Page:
“Sketching and photography are not permitted in this exhibition (no pens or pencils will be permitted inside the exhibition).

Kirsty from the NGV email enquires claims that: “During the exhibition Art Deco 1910-1939, sketching and note taking is not permitted as this condition is set as a requirement of loan from lending institutions for the exhibition. This is to ensure the safety of the delicate artworks on view and to allow visitors a better experience of the exhibition.” In 2004 Corrie Perkin, NGV head of communications, claimed that the no sketching policy for The Impressionists was to obey strict security conditions of private or institutional lenders.

I am skeptical about Kirsty’s claim for a number of reasons (I am skeptical of the claims made by any person who doesn’t give their full name). I can’t prove that the V&A set the policy because the V&A press office will not return my emails however the V&A’s own policy raises doubts. “You may take photographs or use a video camera in the galleries, but not with a tripod, monopod or supplementary video lighting. Flash photography is permitted.”

The idea that this is to ensure the safety of an artwork is absurd because it claims that the standard practice of V&A and other major museums does not ensure the safety of the artwork. And the ‘better experience of the exhibition’ is debatable and not a real reason that the V&A would give for not permitting note taking. There is so little fear that sketching will damage the art that many public art gallery around the world promote sketching. The J.Paul Getty Museum in LA has a special sketching gallery where it provides paper, pencils, charcoal and art sticks to the visitors. This is not unique when I visited the Courtauld Gallery in 2000 there was small still life exhibit with drawing table and materials.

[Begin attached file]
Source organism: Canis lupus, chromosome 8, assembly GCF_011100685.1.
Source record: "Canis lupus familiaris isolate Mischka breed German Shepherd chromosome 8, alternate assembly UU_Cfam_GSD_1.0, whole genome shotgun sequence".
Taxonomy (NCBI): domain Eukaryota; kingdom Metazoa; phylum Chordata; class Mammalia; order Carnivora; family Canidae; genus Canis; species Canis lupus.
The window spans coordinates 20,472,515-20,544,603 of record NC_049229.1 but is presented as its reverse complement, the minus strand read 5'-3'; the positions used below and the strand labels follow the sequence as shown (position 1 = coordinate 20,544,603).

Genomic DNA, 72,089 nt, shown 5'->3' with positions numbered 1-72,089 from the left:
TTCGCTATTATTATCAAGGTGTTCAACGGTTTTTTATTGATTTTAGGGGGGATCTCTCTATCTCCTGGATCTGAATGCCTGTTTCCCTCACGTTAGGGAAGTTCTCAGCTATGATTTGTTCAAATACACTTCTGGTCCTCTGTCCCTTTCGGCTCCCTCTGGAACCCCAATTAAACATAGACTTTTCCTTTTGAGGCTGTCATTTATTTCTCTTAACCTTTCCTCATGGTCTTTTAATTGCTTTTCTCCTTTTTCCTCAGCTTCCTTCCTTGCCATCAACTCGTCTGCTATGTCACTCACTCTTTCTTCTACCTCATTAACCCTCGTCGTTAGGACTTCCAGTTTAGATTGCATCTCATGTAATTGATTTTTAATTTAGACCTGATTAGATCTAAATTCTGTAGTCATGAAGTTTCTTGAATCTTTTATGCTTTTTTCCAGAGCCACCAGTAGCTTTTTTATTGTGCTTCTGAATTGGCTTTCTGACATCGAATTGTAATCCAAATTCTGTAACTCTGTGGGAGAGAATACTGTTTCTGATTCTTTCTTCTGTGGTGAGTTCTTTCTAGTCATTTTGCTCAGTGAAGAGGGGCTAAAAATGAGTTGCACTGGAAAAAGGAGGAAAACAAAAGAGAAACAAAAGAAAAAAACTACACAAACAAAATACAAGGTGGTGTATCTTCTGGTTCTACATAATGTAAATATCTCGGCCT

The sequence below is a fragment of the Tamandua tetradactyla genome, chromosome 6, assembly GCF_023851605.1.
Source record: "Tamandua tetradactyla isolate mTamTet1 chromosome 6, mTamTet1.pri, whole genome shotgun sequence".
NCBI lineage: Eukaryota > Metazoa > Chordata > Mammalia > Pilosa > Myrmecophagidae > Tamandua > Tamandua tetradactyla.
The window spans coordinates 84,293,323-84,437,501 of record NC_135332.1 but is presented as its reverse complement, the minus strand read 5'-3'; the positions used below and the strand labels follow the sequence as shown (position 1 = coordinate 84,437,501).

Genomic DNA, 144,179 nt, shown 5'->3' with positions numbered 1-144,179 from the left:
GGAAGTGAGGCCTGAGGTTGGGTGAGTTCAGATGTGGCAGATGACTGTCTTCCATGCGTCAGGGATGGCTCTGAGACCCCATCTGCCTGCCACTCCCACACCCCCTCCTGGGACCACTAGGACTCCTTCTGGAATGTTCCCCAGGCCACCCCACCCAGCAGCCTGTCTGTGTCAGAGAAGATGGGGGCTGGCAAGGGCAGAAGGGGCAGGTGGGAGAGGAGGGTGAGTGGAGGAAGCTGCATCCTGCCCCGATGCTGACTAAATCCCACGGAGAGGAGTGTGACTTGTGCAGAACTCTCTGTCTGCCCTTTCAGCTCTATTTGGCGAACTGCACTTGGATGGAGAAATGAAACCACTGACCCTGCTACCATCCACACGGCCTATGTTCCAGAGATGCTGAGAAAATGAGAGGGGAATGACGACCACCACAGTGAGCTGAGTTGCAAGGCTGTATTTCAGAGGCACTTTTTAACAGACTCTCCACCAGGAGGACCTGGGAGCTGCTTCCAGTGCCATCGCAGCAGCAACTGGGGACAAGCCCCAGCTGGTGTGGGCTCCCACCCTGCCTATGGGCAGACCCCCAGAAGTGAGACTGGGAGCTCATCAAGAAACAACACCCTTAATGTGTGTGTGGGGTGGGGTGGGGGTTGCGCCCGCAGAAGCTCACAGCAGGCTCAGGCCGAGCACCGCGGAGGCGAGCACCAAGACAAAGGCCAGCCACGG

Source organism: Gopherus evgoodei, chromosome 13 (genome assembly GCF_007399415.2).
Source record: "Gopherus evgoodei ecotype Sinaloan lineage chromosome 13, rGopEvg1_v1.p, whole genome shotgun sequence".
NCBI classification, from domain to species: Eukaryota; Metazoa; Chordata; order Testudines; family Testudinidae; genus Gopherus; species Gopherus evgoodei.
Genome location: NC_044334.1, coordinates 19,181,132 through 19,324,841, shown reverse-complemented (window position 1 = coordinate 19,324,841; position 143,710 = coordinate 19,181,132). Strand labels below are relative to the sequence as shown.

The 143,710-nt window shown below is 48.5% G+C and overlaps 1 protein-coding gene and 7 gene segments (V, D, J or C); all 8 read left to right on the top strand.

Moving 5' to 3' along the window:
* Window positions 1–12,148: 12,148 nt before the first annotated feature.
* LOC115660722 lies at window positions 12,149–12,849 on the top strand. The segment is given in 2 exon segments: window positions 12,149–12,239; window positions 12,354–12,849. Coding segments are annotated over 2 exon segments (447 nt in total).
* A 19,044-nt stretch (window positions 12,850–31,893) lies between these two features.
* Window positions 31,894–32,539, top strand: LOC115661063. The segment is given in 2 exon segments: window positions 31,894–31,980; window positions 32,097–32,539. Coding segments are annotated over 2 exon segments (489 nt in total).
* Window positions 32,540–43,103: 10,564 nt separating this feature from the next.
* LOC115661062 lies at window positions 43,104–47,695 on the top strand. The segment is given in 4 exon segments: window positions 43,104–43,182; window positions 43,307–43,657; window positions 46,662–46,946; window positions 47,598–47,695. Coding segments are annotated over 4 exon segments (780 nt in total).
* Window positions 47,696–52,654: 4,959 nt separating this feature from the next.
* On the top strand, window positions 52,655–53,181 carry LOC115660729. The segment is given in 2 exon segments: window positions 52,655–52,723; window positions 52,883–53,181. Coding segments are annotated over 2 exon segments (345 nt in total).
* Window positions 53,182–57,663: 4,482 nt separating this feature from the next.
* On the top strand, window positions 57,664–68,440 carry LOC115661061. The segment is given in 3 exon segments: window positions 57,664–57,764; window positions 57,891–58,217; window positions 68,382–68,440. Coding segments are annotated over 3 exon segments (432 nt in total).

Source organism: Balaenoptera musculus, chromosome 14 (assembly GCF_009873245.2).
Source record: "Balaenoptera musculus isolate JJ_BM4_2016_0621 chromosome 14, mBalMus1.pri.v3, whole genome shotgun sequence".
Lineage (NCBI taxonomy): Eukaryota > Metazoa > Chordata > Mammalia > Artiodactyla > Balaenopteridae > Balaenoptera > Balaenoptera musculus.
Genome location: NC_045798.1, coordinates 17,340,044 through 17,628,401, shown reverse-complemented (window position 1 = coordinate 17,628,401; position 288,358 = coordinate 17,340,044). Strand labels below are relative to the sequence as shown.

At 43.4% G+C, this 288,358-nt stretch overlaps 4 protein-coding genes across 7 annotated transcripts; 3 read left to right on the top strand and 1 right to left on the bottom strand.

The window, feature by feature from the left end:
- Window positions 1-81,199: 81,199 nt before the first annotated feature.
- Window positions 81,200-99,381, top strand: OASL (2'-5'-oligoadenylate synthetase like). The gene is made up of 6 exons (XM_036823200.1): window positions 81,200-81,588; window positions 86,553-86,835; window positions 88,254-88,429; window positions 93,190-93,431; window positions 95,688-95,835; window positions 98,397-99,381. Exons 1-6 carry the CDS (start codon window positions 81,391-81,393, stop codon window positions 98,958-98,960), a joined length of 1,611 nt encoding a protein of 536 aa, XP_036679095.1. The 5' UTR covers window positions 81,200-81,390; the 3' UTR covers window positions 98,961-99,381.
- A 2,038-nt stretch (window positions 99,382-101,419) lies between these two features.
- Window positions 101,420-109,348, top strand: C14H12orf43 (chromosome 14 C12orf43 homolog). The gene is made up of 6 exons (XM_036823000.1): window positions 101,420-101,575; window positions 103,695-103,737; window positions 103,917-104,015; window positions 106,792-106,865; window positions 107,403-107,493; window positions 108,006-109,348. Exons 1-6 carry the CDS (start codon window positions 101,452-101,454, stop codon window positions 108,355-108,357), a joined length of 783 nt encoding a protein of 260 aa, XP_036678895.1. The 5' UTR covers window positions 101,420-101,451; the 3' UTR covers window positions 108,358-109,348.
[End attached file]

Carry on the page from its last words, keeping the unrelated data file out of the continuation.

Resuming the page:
In December 2004 there were protests by Free Pencil Movement against the NGV’s policy. And the NGV responded claiming special provisions for blockbuster exhibitions and over zealous and confused gallery attendants. However, the repeat of this policy for the “exhibition organized by the Victoria and Albert Museum: Art Deco 1910 -1939” begins to strain my imagination.

It is hard to find other no sketching policies, most galleries permit sketching on a maximum size of an A3 sketch book with no charcoal or chalks, no sprays or fixatives and an enclosed pencil sharpener. This is because the original purpose of a public art gallery was an educational resource for younger artists and designers. The V&A collection was assembled “to inspire those who shape contemporary design” and “as resource for learning and creativity”. The purpose of an exhibition where sketching and note taking are not permitted is strictly infotainment (and as promotion for the catalogue and other merchandise).

The earliest example of a no sketching policy that I could find was in 1867 when Mr William Colliss, an amateur artist was not allowed to sketch Warwick Castle. Mr Colliss drew a sketch of the incident from memory. I did find that at the Cleveland Museum of Art sketching was also not permitted for temporary exhibitions. This lends some credibility to the NGV’s claims although it doesn’t reduce my skepticism of the reasons behind it and my dislike of the policy.